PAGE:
A scrambling shrub with large clusters of attractive, sky-blue or white flowers, Plumbago auriculata has become one of southern Africa’s best loved garden plants. Besides its showy display when in flower, it is a very versatile garden subject. It can be used in mass plantings, can be allowed to scramble in woolly gardens or pruned into shape in formal gardens. It will also attract birds and insects into your garden.

Plumbago auriculata has become one of South African gardeners and landscapers favorite shrubs because of its sky-blue or white flowers and its versatility as a garden subject.

Plumbago auriculata has become one of South African gardeners and landscapers favorite shrubs because of its beautiful sky-blue or white flowers and its versatility as a garden subject.

 

Family:                       PLUMBAGINACEAE       (Plumbago family).

Name Derivation:

  • Plumbago  – from the Latin word ‘plumbum’, lead, as it was believed members of this genus could be used to cure lead poisoning.
  • ariculata – ‘ear-shaped’ in reference to the leaf base.

Common Names:          Plumbago, Cape leadwort (Eng), blousyselbos (Afr), umahophe (Xho) and utshilitshili (Zul).

Form:                            An evergreen, scrambling shrub.

Size:                                   1 – 5 m (–12 m) by 1 – 5 m.

Flowers:

  • Thinly tubular (3 cm long) with wide, 5 lobed mouth (2cm).
  • The flower tubes are glandular and sticky.
  • Flowers in terminal clusters.

Colour:                                Pale to sky blue or white.

Flowering Months:          Sep – May.

Fragrance:                        Not fragrant.

The blue or white flowers of Polygala auriculata are borne in clusters

The blue or white flowers of Plumbago auriculata are borne in clusters.

Foliage:

  • Evergreen.
  • The simple leaves are oblong or wedge-shaped, up to 10 by 2.5 cm.
  • The leaf stalk (petiole) is winged at the base and partly wraps around the stem.
  • Leaves are thin, green above and grey-green below.
  • Leaves are often dotted with tiny glands.

Thorns:                          No thorns.

Fruit:

  • The Fruit is a grooved capsule that is sticky.
  • The top of the capsule splits open like a tin’s lid.
The flowers of Plumbago ariculata 'alba', the white flowered form, are as attractive as the blue form.

The flowers of Plumbago ariculata ‘alba’, the white flowered form, are as attractive as the blue form.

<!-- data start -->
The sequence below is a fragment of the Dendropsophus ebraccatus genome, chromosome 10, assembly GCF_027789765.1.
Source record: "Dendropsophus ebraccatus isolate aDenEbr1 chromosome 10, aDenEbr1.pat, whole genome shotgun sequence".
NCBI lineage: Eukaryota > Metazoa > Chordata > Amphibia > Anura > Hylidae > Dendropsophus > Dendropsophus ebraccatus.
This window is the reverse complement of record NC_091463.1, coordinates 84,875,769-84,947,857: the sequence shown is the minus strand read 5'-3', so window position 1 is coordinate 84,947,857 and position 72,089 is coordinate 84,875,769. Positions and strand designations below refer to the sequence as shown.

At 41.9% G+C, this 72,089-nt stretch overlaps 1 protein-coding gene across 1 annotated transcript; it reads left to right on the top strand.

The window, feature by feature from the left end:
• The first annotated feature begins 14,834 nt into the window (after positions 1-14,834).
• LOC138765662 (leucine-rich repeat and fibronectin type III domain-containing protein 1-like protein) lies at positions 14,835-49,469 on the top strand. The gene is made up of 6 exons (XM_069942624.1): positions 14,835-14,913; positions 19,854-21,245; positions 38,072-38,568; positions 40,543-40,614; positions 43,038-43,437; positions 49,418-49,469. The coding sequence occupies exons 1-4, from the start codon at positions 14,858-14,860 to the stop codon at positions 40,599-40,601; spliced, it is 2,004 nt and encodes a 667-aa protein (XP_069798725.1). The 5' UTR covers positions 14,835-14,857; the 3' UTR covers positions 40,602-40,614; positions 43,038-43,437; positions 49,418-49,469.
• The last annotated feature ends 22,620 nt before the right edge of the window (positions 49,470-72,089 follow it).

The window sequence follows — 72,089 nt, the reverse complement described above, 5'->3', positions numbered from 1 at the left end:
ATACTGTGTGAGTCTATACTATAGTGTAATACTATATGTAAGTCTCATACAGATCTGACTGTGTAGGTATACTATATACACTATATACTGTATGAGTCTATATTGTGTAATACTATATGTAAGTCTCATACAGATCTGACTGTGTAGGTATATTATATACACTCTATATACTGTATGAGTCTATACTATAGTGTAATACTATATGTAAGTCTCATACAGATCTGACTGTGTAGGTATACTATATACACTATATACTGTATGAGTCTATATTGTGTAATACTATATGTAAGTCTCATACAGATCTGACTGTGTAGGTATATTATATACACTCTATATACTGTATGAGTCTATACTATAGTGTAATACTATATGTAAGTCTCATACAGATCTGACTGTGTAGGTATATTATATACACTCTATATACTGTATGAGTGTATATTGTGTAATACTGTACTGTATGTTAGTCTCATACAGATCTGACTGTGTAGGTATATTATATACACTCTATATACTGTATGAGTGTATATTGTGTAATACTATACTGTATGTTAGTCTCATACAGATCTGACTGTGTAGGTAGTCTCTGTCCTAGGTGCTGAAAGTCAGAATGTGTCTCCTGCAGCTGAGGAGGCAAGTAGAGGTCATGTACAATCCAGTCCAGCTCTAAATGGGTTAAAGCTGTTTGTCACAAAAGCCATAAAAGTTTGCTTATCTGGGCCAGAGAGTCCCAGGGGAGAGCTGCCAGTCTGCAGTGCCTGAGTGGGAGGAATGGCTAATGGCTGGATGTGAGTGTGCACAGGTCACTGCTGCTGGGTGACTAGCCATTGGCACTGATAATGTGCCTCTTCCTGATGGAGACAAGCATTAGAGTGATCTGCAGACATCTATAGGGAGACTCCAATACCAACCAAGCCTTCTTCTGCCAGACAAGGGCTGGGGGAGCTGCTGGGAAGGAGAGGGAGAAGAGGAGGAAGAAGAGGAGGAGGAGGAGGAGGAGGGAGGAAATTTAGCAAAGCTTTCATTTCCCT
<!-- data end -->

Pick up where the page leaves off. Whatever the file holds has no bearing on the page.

Bark:

  • Stems are grey-green.

In the Garden:

  • Free flowering and very showy.
  • Can be used to good effect planted en mass, especially on sloping banks.
  • In small gardens it can contained by pruning, but do not prune in summer or it won’t flower very well.
  • Can easily be pruned to form a formal hedge.
  • A good plant for a wildlife friendly garden, attracting insects and birds.
  • Makes a good subject in a planter, where it can trail over the sides.
  • Fast growing.

Soil Needs:                         Will tolerate poor soil, best in a humus rich soil.

Planting spacing:

  • Plant as a focal plant.
  • Planted 1-2 m apart in mass plantings or as a hedge.
Plumbago auriculata should be pruned fairly early in spring, so as not to disrupt their flowering is summer.

Plumbago auriculata should be pruned fairly early in spring, so as not to disrupt their flowering is summer.

Care:

  • A low maintenance plant.
  • May be pruned in Sep – Oct to neaten and shape.
  • Feed with organic fertilizer and mulch with compost.
  • Protect young plants against cold.

Cold Hardiness:                  Cold hardy.

Water Requirements:         Drought hardy, but thrives on regular summer water.

Light Requirements:           Full sun or partial shade.

Roots:                                    The roots are not aggressive.

Birds:­­­­

  • Insectivorous birds are attracted to the insects that come to the flowers and leaves.
  • Sunbirds are known to visit the flowers.

 

Butterflies:

  • Adult butterflies feed on nectar from the flowers.
  • The larva of Short-toothed Zebra Blue and Common Zebra Blue feed on Plumbago auriculata.

 

Many adult butterflies, like this Citrus Swallowtail, feed from the flowers of Plumbago auriculata.

Many adult butterflies, like this Citrus Swallowtail, feed from the flowers of Plumbago auriculata.

Bees:       The flowers do not appear to attract bees.

Medicinal:

  • Powdered leaves and roots are used as a snuff to relieve headaches.
  • Plumbago auriculata is also used to treat warts and broken bones.

Poisonous:                       Not poisonous.

Notes of interest:

  • Traditionally it is used as a charm to ward off evil.
  • It is a popular garden plant in around the world in suitable climates.
  • Flowers may be cut and used in a vase.

Natural Distribution:

  • Found in the EC, KZN, Les, northern FS, NWP, G, and central M.
  • This beautiful plant is endemic to southern Africa.

Natural Habitat:

  • May be found in thickets and valley bushveld.
The larva of the Common Zebra Blue and the identical looking Short-toothed Zebra Blue feed on Plumbago auriculata.

The larva of the Common Zebra Blue and the identical looking Short-toothed Zebra Blue feed on Plumbago auriculata.

Plumbago ariculata in natural habitat in the Baavianskloof, EC

Plumbago ariculata in natural habitat in the Baavianskloof, EC.

 

 © Malcolm Dee Hepplewhite & Witkoppen Wildflower Nursery, (Text and Photographs) 2017.